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Chit Funds (Amendment) Bill, 2019

  • 29 Nov 2019
  • 5 min read

Why in news

The Parliament has passed the Chit Funds (Amendment) Bill, 2019. It will streamline operations of collective investment schemes or chit funds, with the aim to protect investors that primarily comprises economically weaker sections of the society.

Chit Funds

  • In this, the people agree to pay a certain amount from time to time into a fund. Periodically, one of the subscribers is chosen by drawing a chit to receive the prize amount from the fund.
  • Chit funds are legal and registered and are different from ponzi schemes as well as unregulated deposits.
  • It is used by the poor as it acts as both a source of finance and an avenue for savings.

Ponzi Scheme

  • It is an investment fraud that pays existing investors with funds collected from new investors. Ponzi scheme organizers often promise high returns with little or no risk.
  • It leads victims to believe that profits are coming from product sales or other means, and they remain unaware that other investors are the source of funds.

Need of Amendment

  • To Protect Investor Interest: It highlights the crucial role chit funds play in India’s rural economy, providing people with access to funds and investment opportunities, especially in regions where banks and financial institutions do not have a presence.
  • To Check Fraud: The Chit Funds Act of 1982 was amended to incorporate stringent measures to stop alleged fraud.

Key Features of the Bill

  • Names for a Chit Fund: The Act specifies various names which may be used to refer to a chit fund.
    • These include chit, chit fund, and kuri.
    • It additionally inserts ‘fraternity fund’ and ‘rotating savings and credit institution’ to this list.
  • Presence of Subscribers through Video-Conferencing: The Act specifies that a chit will be drawn in the presence of at least two subscribers.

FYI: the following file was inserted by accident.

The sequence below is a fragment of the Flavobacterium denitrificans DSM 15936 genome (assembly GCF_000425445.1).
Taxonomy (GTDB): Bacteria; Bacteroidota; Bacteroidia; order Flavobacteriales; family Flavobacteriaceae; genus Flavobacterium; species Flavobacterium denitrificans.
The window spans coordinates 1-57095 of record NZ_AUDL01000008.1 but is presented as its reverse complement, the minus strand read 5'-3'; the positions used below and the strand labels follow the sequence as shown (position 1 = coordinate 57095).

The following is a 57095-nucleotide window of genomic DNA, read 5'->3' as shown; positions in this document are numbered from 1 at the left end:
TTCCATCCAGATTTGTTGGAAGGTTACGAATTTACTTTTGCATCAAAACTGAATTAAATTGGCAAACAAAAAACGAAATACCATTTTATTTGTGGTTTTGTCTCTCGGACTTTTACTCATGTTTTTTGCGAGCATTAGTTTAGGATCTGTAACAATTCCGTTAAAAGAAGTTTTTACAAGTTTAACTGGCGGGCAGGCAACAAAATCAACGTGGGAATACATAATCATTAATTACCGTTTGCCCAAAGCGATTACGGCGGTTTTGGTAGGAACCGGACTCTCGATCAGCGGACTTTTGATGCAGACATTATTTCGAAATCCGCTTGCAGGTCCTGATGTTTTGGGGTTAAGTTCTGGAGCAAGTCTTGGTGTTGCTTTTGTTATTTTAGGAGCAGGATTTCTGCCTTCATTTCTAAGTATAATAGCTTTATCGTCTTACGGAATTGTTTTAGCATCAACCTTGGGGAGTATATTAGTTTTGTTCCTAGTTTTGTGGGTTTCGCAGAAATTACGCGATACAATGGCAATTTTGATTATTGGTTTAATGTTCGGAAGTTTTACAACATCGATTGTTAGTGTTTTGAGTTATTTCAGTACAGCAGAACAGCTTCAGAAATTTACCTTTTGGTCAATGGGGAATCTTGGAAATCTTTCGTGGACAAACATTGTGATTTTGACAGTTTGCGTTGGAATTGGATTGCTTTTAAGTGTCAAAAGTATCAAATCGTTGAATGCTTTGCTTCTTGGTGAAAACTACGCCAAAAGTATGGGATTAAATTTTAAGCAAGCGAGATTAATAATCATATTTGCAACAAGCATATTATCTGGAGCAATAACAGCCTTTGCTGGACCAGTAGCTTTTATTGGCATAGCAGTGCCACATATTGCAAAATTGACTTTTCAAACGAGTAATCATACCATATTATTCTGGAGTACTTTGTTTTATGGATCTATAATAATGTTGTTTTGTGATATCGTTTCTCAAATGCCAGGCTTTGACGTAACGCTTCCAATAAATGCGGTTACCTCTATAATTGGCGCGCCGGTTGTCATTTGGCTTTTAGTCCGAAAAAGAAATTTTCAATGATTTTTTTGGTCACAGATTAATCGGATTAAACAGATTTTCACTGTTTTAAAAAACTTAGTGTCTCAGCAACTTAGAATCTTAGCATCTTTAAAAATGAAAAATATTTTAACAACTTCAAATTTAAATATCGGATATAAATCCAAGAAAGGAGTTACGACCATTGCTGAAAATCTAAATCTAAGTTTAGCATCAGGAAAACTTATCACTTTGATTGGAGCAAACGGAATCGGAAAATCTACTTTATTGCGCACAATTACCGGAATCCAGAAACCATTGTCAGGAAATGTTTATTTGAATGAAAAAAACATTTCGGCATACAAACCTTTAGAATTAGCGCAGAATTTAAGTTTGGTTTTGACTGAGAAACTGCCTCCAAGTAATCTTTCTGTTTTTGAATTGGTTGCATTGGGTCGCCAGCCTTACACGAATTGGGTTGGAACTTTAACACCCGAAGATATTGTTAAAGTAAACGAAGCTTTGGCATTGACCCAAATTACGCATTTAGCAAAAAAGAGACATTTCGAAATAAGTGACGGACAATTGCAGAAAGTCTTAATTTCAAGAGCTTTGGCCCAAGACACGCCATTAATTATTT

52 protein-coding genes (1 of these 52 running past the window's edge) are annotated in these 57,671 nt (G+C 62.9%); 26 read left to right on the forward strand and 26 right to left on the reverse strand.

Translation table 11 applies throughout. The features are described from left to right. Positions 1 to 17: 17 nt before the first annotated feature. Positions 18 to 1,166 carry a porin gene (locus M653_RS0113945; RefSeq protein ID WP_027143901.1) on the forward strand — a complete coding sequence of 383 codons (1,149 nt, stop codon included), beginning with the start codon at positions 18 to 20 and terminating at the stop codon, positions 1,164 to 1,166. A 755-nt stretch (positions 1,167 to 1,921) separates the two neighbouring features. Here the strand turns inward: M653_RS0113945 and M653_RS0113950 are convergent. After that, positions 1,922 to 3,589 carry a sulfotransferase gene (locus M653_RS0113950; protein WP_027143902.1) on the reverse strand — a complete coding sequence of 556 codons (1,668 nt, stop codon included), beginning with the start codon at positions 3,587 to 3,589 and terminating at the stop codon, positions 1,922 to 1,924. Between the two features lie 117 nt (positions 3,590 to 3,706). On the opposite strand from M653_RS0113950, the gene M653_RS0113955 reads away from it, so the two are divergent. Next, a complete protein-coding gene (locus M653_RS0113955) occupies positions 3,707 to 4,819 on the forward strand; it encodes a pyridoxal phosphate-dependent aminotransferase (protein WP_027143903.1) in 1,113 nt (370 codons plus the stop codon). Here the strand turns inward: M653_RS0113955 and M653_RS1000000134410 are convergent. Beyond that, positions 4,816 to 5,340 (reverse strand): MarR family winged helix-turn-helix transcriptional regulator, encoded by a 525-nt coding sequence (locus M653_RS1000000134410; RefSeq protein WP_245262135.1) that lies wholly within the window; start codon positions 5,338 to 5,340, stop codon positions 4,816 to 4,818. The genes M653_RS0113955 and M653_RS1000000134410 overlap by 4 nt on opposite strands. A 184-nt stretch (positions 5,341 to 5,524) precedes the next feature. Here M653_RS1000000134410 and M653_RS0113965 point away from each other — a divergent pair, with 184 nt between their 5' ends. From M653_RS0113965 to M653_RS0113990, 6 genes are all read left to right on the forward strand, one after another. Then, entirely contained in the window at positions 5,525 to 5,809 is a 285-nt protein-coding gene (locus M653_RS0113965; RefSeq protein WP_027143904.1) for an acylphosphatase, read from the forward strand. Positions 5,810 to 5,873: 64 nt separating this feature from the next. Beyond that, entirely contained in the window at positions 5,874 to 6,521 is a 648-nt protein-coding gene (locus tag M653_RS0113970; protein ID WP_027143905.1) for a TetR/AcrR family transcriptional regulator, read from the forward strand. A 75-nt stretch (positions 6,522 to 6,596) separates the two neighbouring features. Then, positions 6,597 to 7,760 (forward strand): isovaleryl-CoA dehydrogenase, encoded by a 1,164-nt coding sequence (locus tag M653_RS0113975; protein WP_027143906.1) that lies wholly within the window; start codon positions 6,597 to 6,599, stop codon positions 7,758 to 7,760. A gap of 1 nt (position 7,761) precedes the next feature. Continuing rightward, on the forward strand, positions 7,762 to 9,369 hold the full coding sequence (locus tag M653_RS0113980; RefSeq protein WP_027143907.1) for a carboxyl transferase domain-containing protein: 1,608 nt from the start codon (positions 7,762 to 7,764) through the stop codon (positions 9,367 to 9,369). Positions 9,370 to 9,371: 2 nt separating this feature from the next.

• The Bill seeks to allow these subscribers to join via video-conferencing.
  • Foreman’s Commission: The ‘foreman’ is responsible for managing the chit fund. He is entitled to a maximum commission of 5% of the chit amount.
    • The Bill seeks to increase the commission to 7%.
    • Further, the Bill allows the foreman a right to a lien against the credit balance from subscribers.
      • Lien is the right of an individual to retain goods and securities in his possession that belongs to another until certain legal debts due to the person retaining the goods are satisfied.
  • Aggregate Amount of Chits: Under the Act, chits may be conducted by firms, associations or individuals.
    • The Act specifies the maximum amount of chit funds which may be collected. These limits are:
      • Currently, one lakh rupees for chits conducted by individuals, and for every individual in a firm or association with less than four partners, and Six lakh rupees for firms with four or more partners. The Bill increases these limits to three lakh rupees and 18 lakh rupees, respectively.
  • Application of the Act: Currently, the Act does not apply to: (i) any chit started before it was enacted, and (ii) any chit (or multiple chits being managed by the same foreman) where the amount is less than Rs 100.
    • The Bill removes the limit of Rs 100, and allows the state governments to specify the base amount over which the provisions of the Act will apply.

Source: Live mint

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